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Little things mean a lot

Published November 14. 2009 09:00AM

Somewhere out there today someone will do something spectacular for others.

Perhaps it will be someone who donates money for a new hospital wing or someone like a friend of mine who used his money to endow a medical college.

In cases like that, it will "make the papers," as the saying goes. The media loves a story about someone using his money for the good of others.

Somewhere out there today, perhaps in your own home, someone will also do something for others, something so small they might not think it matters.

I'm telling you a story today to show you how little things we can do can mean a great deal.

The story was told to me by Margaret, a woman I met while doing a story on a Christian Support group.

Members told me the support group is sometimes the only place where they find someone who truly understands and cares.

Margaret, a small woman in her 70s, came to the support group because she had just lost her husband of 50 years. Her two sons live far away and never come to visit. Nor do they take her up on her suggestions that she fly to visit them. Feeling very much alone and hungry to hear a human voice, she came to the support group, even though she belongs to no church.

She wanted to share her story with me so people know how much little things matter to others.

One day while she was making the bed, Margaret fell and broke her hip.

"I laid there in pain, unable to move. I kept screaming for someone to come help me, but there was no one who could hear," she said. "I screamed until I lost my voice."

Too far away from the phone and unable to move, all Margaret could do was lay there and pray that somehow someone would come to her door and realize something was wrong.

"I laid there for two days," said Margaret. "I peed my pants because what else could I do? My mouth was so dry and I longed for water. But all I could do is lay there and think I was going to die."

She said she remembered reading stories about people who were found dead in their homes only after their bodies started to rot and someone noticed the smell.

"I thought that would happen to me."

Finally, she saw the telephone wire running along her floorboards and used her fingers to pry the wire loose enough to allow her to pull the telephone to her. After calling 911, she got the help she needed.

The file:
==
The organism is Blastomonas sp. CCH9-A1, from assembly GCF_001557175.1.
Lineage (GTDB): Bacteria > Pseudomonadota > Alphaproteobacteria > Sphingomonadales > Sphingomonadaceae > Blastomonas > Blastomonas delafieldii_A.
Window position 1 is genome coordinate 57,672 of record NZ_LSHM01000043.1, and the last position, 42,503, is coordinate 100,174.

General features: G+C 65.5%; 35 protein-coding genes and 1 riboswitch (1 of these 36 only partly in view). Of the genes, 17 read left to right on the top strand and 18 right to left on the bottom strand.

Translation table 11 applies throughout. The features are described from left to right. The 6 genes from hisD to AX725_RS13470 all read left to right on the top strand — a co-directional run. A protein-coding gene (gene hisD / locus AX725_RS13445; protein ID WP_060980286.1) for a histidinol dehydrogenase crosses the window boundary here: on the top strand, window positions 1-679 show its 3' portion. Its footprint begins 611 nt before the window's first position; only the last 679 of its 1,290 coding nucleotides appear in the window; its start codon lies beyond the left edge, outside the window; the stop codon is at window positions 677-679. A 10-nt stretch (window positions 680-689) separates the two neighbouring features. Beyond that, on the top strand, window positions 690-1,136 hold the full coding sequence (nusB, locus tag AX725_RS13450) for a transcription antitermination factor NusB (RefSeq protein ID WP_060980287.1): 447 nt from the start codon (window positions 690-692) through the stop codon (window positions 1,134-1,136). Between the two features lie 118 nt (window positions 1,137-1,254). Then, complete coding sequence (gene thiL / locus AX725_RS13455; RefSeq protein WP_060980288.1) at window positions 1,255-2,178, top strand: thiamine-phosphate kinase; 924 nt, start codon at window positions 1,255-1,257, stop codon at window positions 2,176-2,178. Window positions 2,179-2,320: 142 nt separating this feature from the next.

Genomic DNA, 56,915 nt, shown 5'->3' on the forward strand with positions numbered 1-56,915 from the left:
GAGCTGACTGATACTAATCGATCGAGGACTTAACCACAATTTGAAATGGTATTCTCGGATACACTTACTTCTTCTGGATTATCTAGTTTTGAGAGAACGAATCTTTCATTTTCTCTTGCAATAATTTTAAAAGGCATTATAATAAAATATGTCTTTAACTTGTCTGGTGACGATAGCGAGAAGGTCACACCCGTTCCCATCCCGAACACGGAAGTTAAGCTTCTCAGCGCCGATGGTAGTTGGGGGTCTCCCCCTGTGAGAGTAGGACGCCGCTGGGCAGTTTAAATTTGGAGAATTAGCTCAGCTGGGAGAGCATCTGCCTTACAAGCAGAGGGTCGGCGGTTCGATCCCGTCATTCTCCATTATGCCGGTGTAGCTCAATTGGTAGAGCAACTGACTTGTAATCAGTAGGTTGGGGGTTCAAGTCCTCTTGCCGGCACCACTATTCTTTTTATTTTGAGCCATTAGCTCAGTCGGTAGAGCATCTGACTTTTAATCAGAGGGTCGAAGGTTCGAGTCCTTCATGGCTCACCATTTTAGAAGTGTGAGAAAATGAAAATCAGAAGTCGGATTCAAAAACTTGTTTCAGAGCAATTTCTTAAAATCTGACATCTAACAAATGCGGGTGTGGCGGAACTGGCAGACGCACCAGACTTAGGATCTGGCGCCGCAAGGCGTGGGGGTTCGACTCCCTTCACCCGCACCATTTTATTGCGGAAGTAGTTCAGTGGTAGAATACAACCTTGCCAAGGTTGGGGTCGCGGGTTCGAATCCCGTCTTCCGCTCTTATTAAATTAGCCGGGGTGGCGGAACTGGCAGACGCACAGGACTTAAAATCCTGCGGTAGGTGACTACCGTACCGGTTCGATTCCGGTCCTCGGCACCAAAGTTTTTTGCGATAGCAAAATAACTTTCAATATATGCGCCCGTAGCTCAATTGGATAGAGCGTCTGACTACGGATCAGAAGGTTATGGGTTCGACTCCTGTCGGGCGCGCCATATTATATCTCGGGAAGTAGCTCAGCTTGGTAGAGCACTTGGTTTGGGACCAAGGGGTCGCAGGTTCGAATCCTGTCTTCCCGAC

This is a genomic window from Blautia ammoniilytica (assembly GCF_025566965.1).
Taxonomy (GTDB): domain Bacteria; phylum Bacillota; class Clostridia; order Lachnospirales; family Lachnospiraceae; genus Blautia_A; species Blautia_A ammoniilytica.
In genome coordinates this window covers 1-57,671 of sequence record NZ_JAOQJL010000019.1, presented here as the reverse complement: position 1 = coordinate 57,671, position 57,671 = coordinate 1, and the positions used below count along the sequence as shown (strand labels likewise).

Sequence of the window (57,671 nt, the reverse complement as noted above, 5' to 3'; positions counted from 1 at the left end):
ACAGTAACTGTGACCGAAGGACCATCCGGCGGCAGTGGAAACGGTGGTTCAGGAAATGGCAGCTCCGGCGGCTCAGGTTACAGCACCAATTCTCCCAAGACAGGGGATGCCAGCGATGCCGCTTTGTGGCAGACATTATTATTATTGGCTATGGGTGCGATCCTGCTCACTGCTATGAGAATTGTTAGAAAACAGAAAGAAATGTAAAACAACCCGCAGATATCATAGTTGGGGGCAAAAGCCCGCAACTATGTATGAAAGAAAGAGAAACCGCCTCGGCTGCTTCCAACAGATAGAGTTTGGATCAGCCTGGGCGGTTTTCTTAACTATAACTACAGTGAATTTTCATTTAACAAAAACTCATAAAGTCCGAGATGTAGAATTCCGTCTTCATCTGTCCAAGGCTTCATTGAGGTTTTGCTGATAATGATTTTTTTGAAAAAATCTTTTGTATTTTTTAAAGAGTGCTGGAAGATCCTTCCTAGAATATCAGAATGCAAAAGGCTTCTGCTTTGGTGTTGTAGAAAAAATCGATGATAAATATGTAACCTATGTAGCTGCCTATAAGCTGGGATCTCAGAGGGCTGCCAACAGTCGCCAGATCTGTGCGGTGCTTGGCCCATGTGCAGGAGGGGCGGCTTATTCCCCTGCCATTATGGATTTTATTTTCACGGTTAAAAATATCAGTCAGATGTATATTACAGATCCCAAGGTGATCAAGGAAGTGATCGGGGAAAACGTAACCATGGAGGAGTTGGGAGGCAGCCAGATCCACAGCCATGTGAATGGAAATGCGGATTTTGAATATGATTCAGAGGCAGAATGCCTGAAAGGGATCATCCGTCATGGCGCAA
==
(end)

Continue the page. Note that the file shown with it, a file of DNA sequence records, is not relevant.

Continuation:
After she healed physically, she joined the support group that is helping her to heal emotionally. But here's the small thing that keeps her going: Someone from the group calls her every day to make sure she is all right.

Such a small thing. A phone call. But to Margaret, it's like a life preserver.

Now, Margaret reaches out to help others by making daily phone calls.

"Those few minutes I spend on the phone might be the only voice someone hears that day," she said. "And I feel good knowing I'm doing something good for someone else."

As the song says, "Little Things Mean a Lot."

An elderly woman on our street is too frail to move her garbage cans to the street for our weekly pickup. The teenage boy who lives next door does it for her. He doesn't realize he's a hero to his neighbor.

My friend Linda delivers Meals on Wheels to those who can't cook for themselves. When she learned about an elderly woman having a birthday, she and a friend went there with a cake.

My friend Martha works as a hospital cook then comes home and helps her husband with his lawn cutting business. She could say she is "too busy" to do more.

Instead, Martha drives each week to pick up prescriptions and run errands for two different elderly women. When she cooks, she also makes extra for another elderly woman on her block.

My friend Patrick, who lost his job and is struggling to get by, still remembers to cut his neighbor's grass because the man is in a wheelchair and can't do it himself.

These Every Day Heroes will never have the news media show up at their door to highlight their good deeds. But they need to know it is the "small stuff" that sometimes keeps us going.

A long time ago a plate of cookies did exactly that for me. I had just come back from the hospital after learning my husband was stricken with his third case of cancer.

Feeling weak and alone, I pulled into my driveway and saw a white paper plate at my doorstep. An acquaintance baked cookies and wrote a small note saying she wanted me to know she cared.

She never will never know how much that plate of cookies meant to me or how much it gave me the courage to push onward.

A phone call. A casserole. A plate of cookies all small stuff.

But small stuff looms big in the lives of others.

And as Margaret noted, it feels good when you step outside of yourself and do something nice for others.

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